Thomas A. Edison said that Paine was the equal of Washington in making American liberty possible. "Where Washington performed, Paine devised and wrote." John Adams said, "History is to ascribe to Paine the Revolution. Washington's sword would have been wielded in vain, had it not been supported by the pen of Paine." Edmund Burke referred to Common Sense as "that celebrated pamphlet which prepared the mind of the people for Independence." Parker Pillsbury said, "Without his Common Sense, written in 1775, we should not have had the Declaration of Independence in 1776. " "Some wise men believe Thomas Paine the author of the Declaration of Independence. That probably cannot be proved. But whoever has read Common Sense and Crises will not doubt that he could have written every word of it. And whoever reads his Rights of Man can easily believe that he might have written the Constitution of the United States also -- all but its Slavery Compromise, to which he would never have set his hand, -- never!" Of him Robert G. Ingersoll said, "I challenge the world to show that Thomas Paine ever wrote one line, one word, in favor of tyranny, -- in favor of immorality; one line, one word, against what he believed to be for the highest and best interest of mankind; one line, one word, against justice, charity or liberty. "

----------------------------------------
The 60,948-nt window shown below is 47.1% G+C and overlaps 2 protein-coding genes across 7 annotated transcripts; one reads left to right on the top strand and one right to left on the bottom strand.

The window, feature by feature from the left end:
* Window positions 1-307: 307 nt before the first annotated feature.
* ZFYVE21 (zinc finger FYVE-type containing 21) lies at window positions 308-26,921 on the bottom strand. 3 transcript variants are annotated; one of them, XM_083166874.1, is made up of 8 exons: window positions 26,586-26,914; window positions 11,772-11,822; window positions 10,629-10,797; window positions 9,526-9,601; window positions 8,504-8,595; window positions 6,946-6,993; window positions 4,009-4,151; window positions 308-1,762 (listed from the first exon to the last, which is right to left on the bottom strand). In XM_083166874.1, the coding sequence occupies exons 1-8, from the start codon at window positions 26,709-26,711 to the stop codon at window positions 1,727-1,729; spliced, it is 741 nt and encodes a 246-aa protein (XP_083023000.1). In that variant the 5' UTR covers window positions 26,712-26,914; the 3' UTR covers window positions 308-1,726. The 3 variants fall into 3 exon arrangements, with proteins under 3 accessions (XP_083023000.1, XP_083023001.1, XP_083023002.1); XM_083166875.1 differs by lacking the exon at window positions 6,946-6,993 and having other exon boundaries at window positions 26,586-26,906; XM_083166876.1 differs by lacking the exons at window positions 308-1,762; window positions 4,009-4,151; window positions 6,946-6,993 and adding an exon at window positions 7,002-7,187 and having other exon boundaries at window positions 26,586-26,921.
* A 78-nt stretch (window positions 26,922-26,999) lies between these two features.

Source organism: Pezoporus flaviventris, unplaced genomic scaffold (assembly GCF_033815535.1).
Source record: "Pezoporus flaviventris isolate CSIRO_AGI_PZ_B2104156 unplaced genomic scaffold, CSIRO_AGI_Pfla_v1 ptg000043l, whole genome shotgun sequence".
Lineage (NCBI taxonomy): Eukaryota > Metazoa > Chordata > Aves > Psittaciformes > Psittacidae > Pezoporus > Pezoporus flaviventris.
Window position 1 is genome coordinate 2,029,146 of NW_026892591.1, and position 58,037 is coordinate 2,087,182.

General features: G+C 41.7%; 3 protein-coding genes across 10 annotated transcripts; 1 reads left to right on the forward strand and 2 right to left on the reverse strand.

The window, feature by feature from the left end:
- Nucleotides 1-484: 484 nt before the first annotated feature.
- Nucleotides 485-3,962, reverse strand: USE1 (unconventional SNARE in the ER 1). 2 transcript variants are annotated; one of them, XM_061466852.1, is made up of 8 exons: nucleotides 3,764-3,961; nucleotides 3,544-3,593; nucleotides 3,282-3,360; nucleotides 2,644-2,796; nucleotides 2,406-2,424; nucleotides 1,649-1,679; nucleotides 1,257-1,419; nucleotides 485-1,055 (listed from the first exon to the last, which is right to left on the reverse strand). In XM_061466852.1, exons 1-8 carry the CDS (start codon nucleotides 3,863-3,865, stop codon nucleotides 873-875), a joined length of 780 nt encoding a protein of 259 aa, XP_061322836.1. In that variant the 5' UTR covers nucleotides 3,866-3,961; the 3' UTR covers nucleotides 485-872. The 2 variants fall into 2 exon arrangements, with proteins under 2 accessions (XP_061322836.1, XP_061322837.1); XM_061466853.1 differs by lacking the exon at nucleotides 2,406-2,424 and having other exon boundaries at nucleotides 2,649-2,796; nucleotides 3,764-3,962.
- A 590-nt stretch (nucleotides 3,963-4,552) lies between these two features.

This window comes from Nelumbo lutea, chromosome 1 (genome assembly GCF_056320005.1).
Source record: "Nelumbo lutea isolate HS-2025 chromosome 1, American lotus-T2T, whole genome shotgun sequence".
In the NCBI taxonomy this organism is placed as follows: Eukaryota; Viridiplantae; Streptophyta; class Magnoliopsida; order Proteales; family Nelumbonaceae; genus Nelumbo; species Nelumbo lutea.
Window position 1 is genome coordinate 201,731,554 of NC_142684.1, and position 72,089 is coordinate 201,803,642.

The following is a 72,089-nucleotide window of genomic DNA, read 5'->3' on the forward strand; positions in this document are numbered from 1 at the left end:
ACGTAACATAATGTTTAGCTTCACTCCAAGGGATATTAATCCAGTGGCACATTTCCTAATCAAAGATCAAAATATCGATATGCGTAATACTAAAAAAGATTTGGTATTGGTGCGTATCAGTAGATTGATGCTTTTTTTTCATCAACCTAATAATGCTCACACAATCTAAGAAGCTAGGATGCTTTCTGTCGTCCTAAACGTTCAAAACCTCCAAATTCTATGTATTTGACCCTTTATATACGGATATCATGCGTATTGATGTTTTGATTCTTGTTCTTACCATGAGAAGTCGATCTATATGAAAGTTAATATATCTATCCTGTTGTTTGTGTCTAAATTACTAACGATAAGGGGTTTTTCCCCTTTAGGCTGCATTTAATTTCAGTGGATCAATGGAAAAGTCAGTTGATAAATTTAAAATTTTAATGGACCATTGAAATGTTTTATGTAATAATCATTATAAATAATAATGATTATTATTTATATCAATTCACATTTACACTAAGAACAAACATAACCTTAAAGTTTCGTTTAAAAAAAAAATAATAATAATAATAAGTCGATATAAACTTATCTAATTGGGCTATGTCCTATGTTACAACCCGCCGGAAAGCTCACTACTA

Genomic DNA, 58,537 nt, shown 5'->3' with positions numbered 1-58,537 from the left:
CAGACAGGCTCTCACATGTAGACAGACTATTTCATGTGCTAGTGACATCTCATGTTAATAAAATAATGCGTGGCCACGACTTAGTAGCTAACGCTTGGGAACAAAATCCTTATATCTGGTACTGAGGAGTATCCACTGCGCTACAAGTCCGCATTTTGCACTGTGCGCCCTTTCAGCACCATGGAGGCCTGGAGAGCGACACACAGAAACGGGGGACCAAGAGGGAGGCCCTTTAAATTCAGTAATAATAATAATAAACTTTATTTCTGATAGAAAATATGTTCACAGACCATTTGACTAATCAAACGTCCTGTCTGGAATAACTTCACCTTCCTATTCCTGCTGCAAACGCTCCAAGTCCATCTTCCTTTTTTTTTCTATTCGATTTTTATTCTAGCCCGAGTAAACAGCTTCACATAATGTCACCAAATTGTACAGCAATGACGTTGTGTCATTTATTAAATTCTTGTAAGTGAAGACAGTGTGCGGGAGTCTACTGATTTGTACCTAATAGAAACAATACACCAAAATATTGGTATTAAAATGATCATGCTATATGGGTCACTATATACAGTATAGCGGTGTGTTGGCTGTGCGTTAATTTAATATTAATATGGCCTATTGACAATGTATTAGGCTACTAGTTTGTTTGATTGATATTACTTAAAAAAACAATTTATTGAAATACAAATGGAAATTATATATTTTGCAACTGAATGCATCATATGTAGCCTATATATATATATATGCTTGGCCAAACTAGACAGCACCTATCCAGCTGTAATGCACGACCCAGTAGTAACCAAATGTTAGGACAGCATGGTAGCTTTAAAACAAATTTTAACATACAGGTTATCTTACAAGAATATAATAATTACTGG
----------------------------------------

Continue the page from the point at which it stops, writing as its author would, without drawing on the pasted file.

But let Thomas Paine speak for himself. In contradistinction to Franklin who said, "Where liberty is, there is my country," Paine said, "Where liberty is not, there is my home." This was his spirit. To this ideal he lived up. When the independence of this country had been won he went to France to assist in the struggle for liberty there. He said, "When in countries that are called civilized, we see age going to the workhouse, and youth to the gallows, something must be wrong in the system of government." "The trade of governing has always been monopolized by the most ignorant and the most rascally individuals of mankind. Despotic government supports itself by abject civilization, in which debasement of the human mind, and wretchedness in the mass of the people, are the chief criterions."